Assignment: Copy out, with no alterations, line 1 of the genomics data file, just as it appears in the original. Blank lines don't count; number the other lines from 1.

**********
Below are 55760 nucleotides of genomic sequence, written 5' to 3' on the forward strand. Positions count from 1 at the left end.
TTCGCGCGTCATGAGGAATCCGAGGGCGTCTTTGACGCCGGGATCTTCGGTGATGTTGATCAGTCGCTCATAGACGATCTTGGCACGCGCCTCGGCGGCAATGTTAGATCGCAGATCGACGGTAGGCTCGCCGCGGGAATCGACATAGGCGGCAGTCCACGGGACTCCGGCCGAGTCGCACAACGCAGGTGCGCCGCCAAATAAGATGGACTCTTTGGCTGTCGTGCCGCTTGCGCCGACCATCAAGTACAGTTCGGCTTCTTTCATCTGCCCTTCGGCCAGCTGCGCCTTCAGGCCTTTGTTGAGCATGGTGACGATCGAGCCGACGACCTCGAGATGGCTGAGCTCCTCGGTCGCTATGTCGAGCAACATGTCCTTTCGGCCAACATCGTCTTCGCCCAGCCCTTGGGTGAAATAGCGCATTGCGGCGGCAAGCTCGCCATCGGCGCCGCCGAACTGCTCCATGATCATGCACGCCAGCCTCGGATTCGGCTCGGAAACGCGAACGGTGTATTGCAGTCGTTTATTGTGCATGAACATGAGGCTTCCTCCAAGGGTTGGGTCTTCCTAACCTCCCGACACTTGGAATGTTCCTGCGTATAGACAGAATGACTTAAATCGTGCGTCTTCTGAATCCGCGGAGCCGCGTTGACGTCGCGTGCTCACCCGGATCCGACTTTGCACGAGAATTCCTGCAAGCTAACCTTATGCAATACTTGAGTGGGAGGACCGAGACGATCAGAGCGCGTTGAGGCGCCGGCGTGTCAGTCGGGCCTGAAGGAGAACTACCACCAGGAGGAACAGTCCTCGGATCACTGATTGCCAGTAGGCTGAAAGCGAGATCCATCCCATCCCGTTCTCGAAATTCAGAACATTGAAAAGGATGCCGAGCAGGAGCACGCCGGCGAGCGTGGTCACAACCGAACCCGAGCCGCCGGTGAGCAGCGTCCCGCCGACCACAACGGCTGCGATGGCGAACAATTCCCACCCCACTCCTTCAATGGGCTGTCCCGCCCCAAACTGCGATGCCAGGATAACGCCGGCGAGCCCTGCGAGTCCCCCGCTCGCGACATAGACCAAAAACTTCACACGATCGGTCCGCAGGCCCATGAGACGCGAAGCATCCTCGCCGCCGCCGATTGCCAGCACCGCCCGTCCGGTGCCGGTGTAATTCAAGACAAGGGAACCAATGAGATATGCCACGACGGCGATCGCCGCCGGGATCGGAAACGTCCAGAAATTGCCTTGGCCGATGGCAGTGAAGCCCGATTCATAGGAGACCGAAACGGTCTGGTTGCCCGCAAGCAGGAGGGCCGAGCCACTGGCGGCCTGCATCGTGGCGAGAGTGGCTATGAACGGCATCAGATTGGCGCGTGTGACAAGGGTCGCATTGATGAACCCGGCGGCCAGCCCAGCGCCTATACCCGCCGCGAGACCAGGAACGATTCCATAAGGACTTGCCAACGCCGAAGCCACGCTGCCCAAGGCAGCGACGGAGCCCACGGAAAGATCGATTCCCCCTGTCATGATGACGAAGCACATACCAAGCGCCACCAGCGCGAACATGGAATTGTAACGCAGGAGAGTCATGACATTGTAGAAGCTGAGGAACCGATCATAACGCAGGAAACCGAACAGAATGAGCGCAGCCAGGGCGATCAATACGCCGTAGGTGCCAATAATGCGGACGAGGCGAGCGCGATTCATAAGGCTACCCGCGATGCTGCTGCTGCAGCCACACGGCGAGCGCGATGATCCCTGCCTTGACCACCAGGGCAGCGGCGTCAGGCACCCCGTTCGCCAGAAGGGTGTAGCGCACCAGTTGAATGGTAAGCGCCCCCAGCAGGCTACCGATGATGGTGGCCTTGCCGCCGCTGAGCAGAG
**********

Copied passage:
Below are 55760 nucleotides of genomic sequence, written 5' to 3' on the forward strand. Positions count from 1 at the left end.